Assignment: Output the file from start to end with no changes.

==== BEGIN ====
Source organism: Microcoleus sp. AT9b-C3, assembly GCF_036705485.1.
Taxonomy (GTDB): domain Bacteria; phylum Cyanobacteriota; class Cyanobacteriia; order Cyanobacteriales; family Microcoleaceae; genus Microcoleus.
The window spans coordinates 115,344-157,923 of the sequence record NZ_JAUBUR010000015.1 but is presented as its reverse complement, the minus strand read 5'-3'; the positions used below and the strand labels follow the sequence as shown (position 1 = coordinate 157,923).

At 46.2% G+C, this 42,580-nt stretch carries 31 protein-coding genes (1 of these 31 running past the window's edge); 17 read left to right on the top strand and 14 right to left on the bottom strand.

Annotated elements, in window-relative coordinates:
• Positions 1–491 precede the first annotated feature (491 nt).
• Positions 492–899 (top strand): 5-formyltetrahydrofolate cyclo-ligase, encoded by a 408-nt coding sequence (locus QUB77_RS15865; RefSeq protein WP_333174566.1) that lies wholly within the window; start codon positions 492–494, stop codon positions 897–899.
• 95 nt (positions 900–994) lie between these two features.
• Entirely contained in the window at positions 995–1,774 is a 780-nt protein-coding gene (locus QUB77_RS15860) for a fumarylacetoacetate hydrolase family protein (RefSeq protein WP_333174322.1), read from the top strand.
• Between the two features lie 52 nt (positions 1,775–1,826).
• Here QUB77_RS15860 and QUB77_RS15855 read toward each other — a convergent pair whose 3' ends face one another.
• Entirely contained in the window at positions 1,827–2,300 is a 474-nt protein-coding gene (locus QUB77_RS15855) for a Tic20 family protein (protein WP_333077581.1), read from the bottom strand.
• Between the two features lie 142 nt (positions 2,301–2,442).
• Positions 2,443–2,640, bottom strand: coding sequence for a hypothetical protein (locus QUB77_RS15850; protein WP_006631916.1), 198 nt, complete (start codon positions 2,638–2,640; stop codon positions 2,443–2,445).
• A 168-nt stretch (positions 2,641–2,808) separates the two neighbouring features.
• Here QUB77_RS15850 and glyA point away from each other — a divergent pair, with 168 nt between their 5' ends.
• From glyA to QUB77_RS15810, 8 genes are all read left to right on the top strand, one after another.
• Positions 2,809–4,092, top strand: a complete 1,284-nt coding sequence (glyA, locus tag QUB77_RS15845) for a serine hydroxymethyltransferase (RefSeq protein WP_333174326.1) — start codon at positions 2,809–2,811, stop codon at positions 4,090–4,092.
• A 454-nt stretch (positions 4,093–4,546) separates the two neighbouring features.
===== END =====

Source organism: Microcoleus sp. AT9b-C3, assembly GCF_036705485.1.
Taxonomy (GTDB): domain Bacteria; phylum Cyanobacteriota; class Cyanobacteriia; order Cyanobacteriales; family Microcoleaceae; genus Microcoleus.
The window spans coordinates 115,344-157,923 of the sequence record NZ_JAUBUR010000015.1 but is presented as its reverse complement, the minus strand read 5'-3'; the positions used below and the strand labels follow the sequence as shown (position 1 = coordinate 157,923).

At 46.2% G+C, this 42,580-nt stretch carries 31 protein-coding genes (1 of these 31 running past the window's edge); 17 read left to right on the top strand and 14 right to left on the bottom strand.

Annotated elements, in window-relative coordinates:
• Positions 1–491 precede the first annotated feature (491 nt).
• Positions 492–899 (top strand): 5-formyltetrahydrofolate cyclo-ligase, encoded by a 408-nt coding sequence (locus QUB77_RS15865; RefSeq protein WP_333174566.1) that lies wholly within the window; start codon positions 492–494, stop codon positions 897–899.
• 95 nt (positions 900–994) lie between these two features.
• Entirely contained in the window at positions 995–1,774 is a 780-nt protein-coding gene (locus QUB77_RS15860) for a fumarylacetoacetate hydrolase family protein (RefSeq protein WP_333174322.1), read from the top strand.
• Between the two features lie 52 nt (positions 1,775–1,826).
• Here QUB77_RS15860 and QUB77_RS15855 read toward each other — a convergent pair whose 3' ends face one another.
• Entirely contained in the window at positions 1,827–2,300 is a 474-nt protein-coding gene (locus QUB77_RS15855) for a Tic20 family protein (protein WP_333077581.1), read from the bottom strand.
• Between the two features lie 142 nt (positions 2,301–2,442).
• Positions 2,443–2,640, bottom strand: coding sequence for a hypothetical protein (locus QUB77_RS15850; protein WP_006631916.1), 198 nt, complete (start codon positions 2,638–2,640; stop codon positions 2,443–2,445).
• A 168-nt stretch (positions 2,641–2,808) separates the two neighbouring features.
• Here QUB77_RS15850 and glyA point away from each other — a divergent pair, with 168 nt between their 5' ends.
• From glyA to QUB77_RS15810, 8 genes are all read left to right on the top strand, one after another.
• Positions 2,809–4,092, top strand: a complete 1,284-nt coding sequence (glyA, locus tag QUB77_RS15845) for a serine hydroxymethyltransferase (RefSeq protein WP_333174326.1) — start codon at positions 2,809–2,811, stop codon at positions 4,090–4,092.
• A 454-nt stretch (positions 4,093–4,546) separates the two neighbouring features.